The local oscillator that is used in our technique for homodyning is spectrally much wider than the Raman lines to be investigated. This ensures that even in congested regions of the Raman spectrum the local oscillator does not vary substantially when probing different Raman frequencies. The presence of several Raman lines within the broad bandwidth of the pump pulse does not produce interference cross terms, but merely superimposes the individual lines, as demonstrated in Fig. 5 .
It is instructive to compare the relative signal strengths of our phase-cycled CARS with those obtained by conventional narrow-band CARS. For a large nonresonant susceptibility (as is present in low-concentration samples) narrow-band CARS as a function of detuning yields a dispersive line shape with a large nonresonant offset. We therefore regard the difference between the maximum and the offset as the usable signal amplitude. For spectrally narrow input pulses, the amplitude of this signals scales as . Here, δ is the spectral width of the pump and Stokes pulses and E p and E s are the pulse energy of the pump and Stokes pulses, respectively. For phase-cycled CARS the measurement is background-free and the peak amplitude is used for comparison. In this case, the absolute signal scales as . Here, δ denotes the spectral width of the Stokes pulse and the width of the phase rotating spectral portion. The width of the pump pulse was assumed much larger than δ. Figure 6 compares the two signal amplitudes as a function of δ on the same scale.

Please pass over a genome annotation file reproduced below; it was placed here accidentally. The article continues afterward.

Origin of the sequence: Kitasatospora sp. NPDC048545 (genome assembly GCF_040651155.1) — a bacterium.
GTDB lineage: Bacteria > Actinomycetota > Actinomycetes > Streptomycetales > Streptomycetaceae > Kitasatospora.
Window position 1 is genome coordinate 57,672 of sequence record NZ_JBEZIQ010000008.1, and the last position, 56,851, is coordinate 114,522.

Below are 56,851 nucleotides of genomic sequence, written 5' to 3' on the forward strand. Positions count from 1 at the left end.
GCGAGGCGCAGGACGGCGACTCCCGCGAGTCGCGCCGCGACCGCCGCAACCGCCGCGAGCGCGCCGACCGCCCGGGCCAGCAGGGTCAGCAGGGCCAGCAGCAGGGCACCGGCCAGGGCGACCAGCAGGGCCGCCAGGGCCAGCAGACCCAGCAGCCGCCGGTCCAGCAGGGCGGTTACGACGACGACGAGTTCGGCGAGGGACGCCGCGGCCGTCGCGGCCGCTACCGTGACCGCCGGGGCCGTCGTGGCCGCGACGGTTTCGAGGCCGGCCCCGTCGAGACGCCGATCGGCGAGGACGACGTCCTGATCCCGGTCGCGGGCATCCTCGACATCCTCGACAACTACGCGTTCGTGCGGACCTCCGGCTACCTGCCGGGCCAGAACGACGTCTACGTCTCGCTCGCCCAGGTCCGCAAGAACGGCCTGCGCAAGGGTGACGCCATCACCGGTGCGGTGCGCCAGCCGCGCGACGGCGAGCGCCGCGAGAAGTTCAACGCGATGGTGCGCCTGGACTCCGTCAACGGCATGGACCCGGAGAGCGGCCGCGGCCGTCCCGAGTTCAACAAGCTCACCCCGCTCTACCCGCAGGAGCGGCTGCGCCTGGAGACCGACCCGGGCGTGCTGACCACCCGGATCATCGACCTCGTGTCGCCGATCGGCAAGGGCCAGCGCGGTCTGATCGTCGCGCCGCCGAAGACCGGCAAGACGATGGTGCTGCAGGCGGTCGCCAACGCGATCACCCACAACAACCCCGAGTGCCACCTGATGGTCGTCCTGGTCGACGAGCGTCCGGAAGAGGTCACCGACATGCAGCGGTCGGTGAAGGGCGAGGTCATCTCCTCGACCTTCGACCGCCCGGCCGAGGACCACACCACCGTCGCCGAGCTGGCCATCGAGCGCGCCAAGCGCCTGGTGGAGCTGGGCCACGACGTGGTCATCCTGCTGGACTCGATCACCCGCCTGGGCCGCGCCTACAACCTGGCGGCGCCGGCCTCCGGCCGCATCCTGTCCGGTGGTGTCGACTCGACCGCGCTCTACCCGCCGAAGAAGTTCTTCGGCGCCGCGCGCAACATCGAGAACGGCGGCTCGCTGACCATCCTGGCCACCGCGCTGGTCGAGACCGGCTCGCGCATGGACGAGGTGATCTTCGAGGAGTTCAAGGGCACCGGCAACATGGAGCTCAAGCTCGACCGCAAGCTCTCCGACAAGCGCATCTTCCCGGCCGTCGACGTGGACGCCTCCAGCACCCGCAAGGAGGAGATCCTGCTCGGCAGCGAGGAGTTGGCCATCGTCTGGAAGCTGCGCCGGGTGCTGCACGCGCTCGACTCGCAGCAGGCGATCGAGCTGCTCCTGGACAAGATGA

In this figure, both amplitudes were normalized by the pulse energies E p 2 E s. We can see that for spectral widths on the order of the Raman line width, both techniques yield similar signal strengths for equal pulse energies. While spectrally narrow excitation pulses more efficiently excite Raman transitions, the broad pulses amplify weaker Raman signatures with a strong local oscillator.